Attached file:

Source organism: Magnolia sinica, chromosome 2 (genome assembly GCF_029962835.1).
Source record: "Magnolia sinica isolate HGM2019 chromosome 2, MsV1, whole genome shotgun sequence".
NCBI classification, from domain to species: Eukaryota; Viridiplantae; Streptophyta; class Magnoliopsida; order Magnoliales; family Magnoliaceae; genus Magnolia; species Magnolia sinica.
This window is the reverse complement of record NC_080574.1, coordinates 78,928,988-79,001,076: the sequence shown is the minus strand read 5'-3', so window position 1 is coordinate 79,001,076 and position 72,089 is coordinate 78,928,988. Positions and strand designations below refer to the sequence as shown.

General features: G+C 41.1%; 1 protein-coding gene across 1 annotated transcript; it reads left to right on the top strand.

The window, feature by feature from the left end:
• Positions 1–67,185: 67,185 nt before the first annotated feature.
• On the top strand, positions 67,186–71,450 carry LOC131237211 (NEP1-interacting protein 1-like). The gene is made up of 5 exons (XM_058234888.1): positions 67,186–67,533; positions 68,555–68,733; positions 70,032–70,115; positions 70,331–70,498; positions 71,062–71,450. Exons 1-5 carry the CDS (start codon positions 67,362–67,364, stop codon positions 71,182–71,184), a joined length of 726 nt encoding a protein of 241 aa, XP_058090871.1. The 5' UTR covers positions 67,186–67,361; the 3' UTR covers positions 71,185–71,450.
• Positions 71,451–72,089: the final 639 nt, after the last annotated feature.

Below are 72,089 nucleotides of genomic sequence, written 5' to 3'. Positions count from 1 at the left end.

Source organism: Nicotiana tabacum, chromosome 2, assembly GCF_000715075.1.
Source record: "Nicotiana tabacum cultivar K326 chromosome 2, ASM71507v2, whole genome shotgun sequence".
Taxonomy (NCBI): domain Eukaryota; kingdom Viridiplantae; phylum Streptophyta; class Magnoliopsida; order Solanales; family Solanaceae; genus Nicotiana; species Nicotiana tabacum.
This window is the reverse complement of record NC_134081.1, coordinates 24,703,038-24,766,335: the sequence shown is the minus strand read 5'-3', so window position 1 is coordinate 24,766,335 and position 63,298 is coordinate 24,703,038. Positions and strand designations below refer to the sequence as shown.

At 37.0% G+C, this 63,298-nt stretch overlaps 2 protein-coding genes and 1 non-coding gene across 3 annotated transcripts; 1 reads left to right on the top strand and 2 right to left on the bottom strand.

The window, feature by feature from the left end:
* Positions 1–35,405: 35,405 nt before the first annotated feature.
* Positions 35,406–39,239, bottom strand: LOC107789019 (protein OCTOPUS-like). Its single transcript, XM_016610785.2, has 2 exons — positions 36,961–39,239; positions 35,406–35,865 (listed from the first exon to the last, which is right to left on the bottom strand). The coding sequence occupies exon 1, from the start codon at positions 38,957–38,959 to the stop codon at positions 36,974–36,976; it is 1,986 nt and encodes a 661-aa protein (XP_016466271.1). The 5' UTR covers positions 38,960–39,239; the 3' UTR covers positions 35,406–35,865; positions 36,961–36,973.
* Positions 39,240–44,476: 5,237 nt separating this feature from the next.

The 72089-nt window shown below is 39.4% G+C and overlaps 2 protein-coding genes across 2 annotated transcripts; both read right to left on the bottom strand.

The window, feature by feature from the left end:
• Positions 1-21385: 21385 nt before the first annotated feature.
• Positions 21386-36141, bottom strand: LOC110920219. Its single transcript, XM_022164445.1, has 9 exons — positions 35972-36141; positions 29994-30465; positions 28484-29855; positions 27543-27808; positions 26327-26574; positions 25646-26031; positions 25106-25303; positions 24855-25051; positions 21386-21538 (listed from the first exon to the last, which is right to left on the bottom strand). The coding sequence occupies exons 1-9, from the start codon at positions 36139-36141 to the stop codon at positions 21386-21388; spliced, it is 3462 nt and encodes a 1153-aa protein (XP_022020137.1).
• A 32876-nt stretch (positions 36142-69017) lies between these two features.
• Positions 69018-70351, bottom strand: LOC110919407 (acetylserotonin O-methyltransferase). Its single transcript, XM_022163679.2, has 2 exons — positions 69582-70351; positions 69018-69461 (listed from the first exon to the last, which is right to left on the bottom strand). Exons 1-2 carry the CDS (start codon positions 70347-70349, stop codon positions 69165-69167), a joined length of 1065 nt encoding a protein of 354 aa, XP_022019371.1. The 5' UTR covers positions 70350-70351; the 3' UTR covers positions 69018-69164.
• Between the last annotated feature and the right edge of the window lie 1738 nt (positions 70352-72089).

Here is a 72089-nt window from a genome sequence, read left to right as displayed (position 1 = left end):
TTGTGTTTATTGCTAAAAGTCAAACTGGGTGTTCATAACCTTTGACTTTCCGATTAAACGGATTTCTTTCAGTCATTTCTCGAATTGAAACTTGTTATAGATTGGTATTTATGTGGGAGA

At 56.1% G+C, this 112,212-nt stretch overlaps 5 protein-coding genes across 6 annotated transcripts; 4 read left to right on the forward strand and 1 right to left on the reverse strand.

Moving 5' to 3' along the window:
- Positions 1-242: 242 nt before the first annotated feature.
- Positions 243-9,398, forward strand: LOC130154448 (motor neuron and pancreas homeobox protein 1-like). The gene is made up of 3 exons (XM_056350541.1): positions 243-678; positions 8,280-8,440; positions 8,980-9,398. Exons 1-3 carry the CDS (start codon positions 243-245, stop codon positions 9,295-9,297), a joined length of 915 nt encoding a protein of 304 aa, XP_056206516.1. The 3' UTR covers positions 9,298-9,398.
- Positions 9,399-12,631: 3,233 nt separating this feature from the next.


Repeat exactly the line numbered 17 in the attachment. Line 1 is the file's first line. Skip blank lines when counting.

* Positions 1–35,405: 35,405 nt before the first annotated feature.